Tashi has traveled throughout India to work in monasteries to restore and decorate statues and has been integral in the Tibetan art community. He studied under the late Ven. Sangye Yeshi, whom His Holiness the Dalai Lama personally invited to reactivate the long and rich tradition of thangka painting in Dharamsala by opening a school at the Tibetan Library of Works and Archives. When this first school was shut, due to restructuring of the Library buildings, Tashi worked with his teacher to start the Institute of Tibetan Thangka Art. Through his initiative, the ITTA was started, and staffed with the best teachers.
Tashi has shown his works along with his ITTA contemporaries at the Tibet House in New Delhi, at the Museum at His Holiness’ the Dalai Lama’s temple in Dharamsala, and at the Tibet House in New York. His thangka were featured art on TLC’s series New York Ink (placed with Sheppard Fairey’s Obey art), at the Jacques Marchais Museum of Tibetan Art, Tubac Center for the Arts where it received Honorable Mention in a juried group exhibition, as well as at Invisible NYC Gallery in New York’s Lower East Side.
Tashi’s thangka have been auctioned by Christie’s to benefit the Tibet House; he has also donated works and lessons to benefit the Tibetan Aid Project and the Tibet Fund, who showcased his work in their PSA on the Jumbotron in New York’s Times Square. He has taught classes at the Tibet House, the Newark Museum, as well as to private groups and has completed murals for Jivamukti Yoga in New York. His works have been commissioned by the likes of Jet Li as presents for HH the Dalai Lama.
About the Studio
Located in The Barlow (6770 McKinley Street #130, Sebastopol, CA). The gallery is over 1300 sqft with 24-foot ceilings. It functions both as Tashi’s working studio, and also features original thangka for sale – both by Tashi, and by ITTA’s students. The studio welcomes requests from schools, sangha, and community for special presentations or events. Visitors can also join into his weekly classes. The Studio opened July 2nd, 2013.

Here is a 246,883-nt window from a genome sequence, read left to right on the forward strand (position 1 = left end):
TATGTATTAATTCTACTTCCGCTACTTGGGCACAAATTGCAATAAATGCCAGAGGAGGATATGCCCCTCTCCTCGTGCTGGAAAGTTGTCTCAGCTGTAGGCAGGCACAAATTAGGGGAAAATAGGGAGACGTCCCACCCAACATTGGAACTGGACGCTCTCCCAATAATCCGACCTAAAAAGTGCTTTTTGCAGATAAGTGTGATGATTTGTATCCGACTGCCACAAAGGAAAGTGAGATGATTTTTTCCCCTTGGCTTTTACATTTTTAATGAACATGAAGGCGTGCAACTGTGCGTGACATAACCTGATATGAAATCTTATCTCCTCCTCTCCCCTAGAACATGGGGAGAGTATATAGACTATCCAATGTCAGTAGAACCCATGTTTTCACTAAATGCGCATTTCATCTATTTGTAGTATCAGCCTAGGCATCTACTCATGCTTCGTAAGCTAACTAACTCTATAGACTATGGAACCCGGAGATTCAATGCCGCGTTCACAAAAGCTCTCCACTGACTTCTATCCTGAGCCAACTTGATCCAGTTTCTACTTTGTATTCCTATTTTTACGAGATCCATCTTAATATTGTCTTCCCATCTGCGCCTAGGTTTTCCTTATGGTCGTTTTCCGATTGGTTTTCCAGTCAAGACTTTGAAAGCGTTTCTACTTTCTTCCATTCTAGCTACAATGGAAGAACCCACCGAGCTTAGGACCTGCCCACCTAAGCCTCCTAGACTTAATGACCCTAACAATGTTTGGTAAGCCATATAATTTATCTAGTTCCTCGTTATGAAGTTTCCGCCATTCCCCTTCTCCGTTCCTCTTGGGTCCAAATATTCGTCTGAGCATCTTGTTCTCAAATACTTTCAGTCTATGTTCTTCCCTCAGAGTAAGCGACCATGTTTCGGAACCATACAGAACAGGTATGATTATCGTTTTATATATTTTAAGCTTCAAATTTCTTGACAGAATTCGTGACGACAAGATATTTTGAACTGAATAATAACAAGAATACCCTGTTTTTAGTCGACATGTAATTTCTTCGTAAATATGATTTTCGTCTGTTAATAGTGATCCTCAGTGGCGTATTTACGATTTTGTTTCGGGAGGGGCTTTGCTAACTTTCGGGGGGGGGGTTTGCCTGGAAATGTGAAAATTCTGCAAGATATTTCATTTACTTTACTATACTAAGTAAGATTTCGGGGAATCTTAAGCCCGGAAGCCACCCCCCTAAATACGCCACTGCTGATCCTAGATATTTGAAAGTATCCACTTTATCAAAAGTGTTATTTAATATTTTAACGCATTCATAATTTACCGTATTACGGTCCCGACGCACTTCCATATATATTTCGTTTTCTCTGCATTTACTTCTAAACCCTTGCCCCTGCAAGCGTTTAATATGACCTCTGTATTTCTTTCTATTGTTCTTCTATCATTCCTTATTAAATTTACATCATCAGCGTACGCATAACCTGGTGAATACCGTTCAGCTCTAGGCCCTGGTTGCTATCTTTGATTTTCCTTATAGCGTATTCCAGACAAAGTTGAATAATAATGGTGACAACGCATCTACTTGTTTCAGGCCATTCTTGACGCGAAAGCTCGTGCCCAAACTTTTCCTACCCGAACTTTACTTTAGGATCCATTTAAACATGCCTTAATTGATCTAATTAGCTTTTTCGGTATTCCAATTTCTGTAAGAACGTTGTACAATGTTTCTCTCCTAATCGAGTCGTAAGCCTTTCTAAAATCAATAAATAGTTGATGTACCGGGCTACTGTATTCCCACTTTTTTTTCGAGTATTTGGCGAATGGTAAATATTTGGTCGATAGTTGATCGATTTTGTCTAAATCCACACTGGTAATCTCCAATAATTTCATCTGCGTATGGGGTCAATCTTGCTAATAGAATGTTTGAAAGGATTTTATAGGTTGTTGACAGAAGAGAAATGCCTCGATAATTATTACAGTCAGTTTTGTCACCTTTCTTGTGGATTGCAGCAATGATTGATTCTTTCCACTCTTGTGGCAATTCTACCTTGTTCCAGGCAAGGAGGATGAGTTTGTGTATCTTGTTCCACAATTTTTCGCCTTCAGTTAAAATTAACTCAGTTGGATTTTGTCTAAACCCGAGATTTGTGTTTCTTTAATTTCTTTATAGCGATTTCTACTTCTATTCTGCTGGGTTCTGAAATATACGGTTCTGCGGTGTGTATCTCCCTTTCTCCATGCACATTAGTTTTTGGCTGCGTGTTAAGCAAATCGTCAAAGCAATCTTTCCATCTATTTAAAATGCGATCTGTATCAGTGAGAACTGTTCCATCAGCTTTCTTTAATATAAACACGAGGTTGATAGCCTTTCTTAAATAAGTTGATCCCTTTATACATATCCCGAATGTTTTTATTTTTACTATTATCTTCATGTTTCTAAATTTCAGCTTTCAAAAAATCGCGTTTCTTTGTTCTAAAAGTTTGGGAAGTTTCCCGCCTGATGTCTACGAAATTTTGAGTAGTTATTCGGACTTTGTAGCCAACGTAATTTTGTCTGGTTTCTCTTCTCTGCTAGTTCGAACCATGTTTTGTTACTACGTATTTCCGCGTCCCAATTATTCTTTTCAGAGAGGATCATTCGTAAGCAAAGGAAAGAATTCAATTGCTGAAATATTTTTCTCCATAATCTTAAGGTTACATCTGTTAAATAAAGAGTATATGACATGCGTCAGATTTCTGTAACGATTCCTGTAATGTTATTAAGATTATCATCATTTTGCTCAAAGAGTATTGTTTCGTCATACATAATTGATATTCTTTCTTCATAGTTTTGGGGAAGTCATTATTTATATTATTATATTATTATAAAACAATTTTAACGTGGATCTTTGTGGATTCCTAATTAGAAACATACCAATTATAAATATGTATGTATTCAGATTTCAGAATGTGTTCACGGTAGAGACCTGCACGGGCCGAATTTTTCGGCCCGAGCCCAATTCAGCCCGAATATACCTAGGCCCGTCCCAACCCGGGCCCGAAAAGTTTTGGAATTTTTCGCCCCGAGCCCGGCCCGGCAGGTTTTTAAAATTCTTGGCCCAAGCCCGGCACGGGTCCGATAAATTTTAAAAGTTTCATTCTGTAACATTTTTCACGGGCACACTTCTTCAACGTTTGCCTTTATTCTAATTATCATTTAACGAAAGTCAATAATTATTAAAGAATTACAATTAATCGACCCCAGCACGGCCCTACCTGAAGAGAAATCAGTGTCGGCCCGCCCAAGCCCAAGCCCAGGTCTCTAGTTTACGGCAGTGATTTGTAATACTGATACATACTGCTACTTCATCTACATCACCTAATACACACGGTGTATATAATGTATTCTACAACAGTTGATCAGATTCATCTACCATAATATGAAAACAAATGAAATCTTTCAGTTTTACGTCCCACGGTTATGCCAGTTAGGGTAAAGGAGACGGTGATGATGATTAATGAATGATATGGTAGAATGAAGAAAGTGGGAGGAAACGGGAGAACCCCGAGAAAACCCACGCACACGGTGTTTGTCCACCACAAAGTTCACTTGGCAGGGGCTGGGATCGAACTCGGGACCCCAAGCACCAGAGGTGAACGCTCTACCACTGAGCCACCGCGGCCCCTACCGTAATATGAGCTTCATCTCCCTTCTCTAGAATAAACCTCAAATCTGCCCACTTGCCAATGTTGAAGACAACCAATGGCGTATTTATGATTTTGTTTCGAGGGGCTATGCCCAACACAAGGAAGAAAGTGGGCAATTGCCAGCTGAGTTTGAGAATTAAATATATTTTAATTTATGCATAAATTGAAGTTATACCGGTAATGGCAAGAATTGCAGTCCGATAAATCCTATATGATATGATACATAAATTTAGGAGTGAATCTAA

About The Barlow
Located in a former apple processing plant in Sebastopol California, The Barlow is the public market concept re-envisioned. This 220,000-square-foot food, wine, and art campus and marketplace is located in the heart of West Sonoma Count near the junction of Highways 12 and 116. The Barlow brings together the very best food producers, wine makers, brewers, and artisans to create a space that offers a direct connection between consumers and the makers of the local products they love. An on-site weekly outdoor market, welcoming public spaces, and a complementary mix of food producers, craftspeople, health-and-wellness businesses, restaurants, and artist’s studios join to create an organic environment for the community to conduct business, share food, wine, and art, and to enjoy time together.
The Tibetan Gallery & Studio is a nonprofit. Donations are welcome and will go towards the painting, supplies, and travel costs associated with the tour. All donations are tax-deductible.
Checks can be mailed to: Tibetan Gallery & Studio – 6770 McKinley Street #130 – Sebastopol, CA – 95472. Donation checks should be made payable to The TibetanGallery & Studio